Check out Research Connections Interventions to Promote Young Children's Self-Regulation and Executive Function Skills in Early Childhood Settings for additional resources in the Research Connections collection.
Mathematics and language: Individual and group differences in mathematical language skills in young children
Purpura, David J., 07/01/2016
The development of early numeracy knowledge is influenced by a number of non-mathematical factors--particularly language skills. However, much of the focus on the relation between language and early numeracy has utilized general language measures and not domain-specific measures of mathematical language. The primary purpose of this study was to determine if the variance accounted for by general language skills in predicting numeracy performance was better accounted for by mathematical language. Further, age- and parental education-related differences in mathematical language performance were explored. Using a sample of 136 3- to 5-year-old preschool and kindergarten children ([mean] = 4.28 years, SD = 0.67 years), a series of mixed-effect regressions were conducted. Results indicated that although general language performance was initially a significant predictor of numeracy performance, when both mathematical language and general language were included in the model, only mathematical language was a significant predictor of numeracy performance. Further, group-difference analyses revealed that children from families where both parents had less than a college education performed significantly lower on mathematical language than their peers; and even by 3-years-old, children have acquired a substantial body of mathematical language skills. Implications and future directions are discussed. (author abstract)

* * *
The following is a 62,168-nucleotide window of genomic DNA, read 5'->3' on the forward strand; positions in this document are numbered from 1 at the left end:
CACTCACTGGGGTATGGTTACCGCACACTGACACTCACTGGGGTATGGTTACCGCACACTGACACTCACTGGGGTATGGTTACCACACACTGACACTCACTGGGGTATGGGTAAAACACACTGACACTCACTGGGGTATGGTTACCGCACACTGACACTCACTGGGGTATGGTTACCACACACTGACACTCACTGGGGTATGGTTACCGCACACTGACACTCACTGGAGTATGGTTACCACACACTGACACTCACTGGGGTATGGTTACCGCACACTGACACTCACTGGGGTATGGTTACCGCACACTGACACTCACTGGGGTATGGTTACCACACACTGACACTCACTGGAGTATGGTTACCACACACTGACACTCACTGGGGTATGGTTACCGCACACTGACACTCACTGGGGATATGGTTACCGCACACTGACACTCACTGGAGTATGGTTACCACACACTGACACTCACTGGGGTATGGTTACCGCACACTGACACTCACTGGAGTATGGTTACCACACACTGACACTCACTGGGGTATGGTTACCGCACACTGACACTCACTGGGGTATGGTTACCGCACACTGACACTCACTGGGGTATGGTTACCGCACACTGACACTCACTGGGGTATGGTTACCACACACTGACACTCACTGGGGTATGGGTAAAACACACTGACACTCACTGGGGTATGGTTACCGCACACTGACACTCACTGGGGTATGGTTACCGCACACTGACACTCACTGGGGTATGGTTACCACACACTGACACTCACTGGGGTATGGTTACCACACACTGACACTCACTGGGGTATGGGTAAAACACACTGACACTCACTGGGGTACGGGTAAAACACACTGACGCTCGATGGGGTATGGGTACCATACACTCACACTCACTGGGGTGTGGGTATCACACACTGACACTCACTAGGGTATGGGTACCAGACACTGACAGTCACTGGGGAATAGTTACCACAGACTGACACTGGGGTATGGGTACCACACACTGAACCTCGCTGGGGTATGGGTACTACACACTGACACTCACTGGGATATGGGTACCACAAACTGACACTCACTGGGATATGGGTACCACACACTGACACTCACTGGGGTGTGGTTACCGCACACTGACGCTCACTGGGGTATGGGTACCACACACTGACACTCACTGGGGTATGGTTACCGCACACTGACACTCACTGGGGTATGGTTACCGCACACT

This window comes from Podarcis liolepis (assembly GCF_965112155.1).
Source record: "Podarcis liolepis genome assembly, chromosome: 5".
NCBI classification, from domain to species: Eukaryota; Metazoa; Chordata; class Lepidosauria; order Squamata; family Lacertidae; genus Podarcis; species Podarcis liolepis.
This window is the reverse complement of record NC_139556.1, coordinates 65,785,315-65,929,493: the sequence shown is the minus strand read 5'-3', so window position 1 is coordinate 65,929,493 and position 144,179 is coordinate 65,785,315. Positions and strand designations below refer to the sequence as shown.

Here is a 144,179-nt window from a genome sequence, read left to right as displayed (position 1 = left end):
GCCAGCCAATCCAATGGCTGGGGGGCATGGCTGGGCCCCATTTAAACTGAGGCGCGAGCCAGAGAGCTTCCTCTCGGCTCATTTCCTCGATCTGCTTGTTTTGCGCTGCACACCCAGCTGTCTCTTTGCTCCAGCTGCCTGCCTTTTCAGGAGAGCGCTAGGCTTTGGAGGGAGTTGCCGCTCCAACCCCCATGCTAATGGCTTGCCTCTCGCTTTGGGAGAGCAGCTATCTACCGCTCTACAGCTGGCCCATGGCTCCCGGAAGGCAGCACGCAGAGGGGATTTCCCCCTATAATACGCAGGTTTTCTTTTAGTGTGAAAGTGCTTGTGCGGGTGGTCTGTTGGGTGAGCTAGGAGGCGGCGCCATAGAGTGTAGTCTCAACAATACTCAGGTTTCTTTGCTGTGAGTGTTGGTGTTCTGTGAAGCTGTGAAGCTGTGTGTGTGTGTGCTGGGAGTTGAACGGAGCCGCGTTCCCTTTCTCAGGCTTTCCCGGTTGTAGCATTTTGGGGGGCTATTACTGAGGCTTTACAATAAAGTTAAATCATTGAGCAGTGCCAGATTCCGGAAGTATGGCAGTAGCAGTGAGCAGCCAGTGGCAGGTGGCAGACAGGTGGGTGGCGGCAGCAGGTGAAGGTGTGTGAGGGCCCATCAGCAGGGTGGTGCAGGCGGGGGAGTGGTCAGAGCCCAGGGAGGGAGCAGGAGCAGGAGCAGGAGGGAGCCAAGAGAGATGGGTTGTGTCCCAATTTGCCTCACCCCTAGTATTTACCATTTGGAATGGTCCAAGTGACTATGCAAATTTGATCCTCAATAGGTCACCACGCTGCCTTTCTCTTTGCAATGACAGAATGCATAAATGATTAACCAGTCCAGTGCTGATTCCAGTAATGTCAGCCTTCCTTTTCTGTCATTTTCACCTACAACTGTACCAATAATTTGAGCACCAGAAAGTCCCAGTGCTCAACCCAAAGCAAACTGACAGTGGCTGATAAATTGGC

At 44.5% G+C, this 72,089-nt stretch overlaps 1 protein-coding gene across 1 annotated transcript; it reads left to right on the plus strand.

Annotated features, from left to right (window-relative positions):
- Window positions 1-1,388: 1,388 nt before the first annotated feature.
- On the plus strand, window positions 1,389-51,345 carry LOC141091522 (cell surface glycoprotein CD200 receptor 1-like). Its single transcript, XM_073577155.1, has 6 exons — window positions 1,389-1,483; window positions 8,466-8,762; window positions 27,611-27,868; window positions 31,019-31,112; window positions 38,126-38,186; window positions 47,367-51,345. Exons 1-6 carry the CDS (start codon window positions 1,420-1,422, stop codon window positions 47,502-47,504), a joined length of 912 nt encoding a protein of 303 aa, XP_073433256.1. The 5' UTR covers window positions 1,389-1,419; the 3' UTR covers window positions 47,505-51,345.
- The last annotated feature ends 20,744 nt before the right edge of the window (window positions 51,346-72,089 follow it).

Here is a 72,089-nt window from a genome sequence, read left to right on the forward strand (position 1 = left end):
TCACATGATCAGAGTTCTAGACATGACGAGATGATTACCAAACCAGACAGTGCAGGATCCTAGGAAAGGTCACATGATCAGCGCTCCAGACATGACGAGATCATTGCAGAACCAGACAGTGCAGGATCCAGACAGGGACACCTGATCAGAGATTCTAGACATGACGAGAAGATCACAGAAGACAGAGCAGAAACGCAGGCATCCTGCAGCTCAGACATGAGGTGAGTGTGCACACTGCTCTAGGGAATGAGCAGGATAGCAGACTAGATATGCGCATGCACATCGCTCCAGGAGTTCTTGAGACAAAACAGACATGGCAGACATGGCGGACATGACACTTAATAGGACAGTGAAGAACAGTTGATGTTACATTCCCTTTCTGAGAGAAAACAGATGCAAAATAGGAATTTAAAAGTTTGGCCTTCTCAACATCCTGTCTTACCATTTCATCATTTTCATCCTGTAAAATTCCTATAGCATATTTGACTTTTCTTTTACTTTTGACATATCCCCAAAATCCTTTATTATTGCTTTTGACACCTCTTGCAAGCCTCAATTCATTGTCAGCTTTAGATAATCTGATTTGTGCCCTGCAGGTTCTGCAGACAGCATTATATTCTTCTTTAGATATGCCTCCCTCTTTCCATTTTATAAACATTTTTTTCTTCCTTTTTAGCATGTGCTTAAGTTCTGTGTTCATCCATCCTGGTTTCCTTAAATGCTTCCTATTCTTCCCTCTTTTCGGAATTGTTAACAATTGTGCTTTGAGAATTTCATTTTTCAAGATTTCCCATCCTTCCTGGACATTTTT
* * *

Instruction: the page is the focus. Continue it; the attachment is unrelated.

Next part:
One hundred children (44 boys) participated in a 3-year longitudinal study of the development of basic quantitative competencies and the relation between these competencies and later mathematics and reading achievement. The children's preliteracy knowledge, intelligence, executive functions, and parental educational background were also assessed. The quantitative tasks assessed a broad range of symbolic and nonsymbolic knowledge and were administered four times across 2 years of preschool. Mathematics achievement was assessed at the end of each of 2 years of preschool, and mathematics and word reading achievement were assessed at the end of kindergarten. Our goals were to determine how domain-general abilities contribute to growth in children's quantitative knowledge and to determine how domain-general and domain-specific abilities contribute to children's preschool mathematics achievement and kindergarten mathematics and reading achievement. We first identified four core quantitative competencies (e.g., knowledge of the cardinal value of number words) that predict later mathematics achievement. The domain-general abilities were then used to predict growth in these competencies across 2 years of preschool, and the combination of domain-general abilities, preliteracy skills, and core quantitative competencies were used to predict mathematics achievement across preschool and mathematics and word reading achievement at the end of kindergarten. Both intelligence and executive functions predicted growth in the four quantitative competencies, especially across the first year of preschool. A combination of domain-general and domain-specific competencies predicted preschoolers' mathematics achievement, with a trend for domain-specific skills to be more strongly related to achievement at the beginning of preschool than at the end of preschool. Preschool preliteracy skills, sensitivity to the relative quantities of collections of objects, and cardinal knowledge predicted reading and mathematics achievement at the end of kindergarten. Preliteracy skills were more strongly related to word reading, whereas sensitivity to relative quantity was more strongly related to mathematics achievement. The overall results indicate that a combination of domain-general and domain-specific abilities contribute to development of children's early mathematics and reading achievement. (author abstract)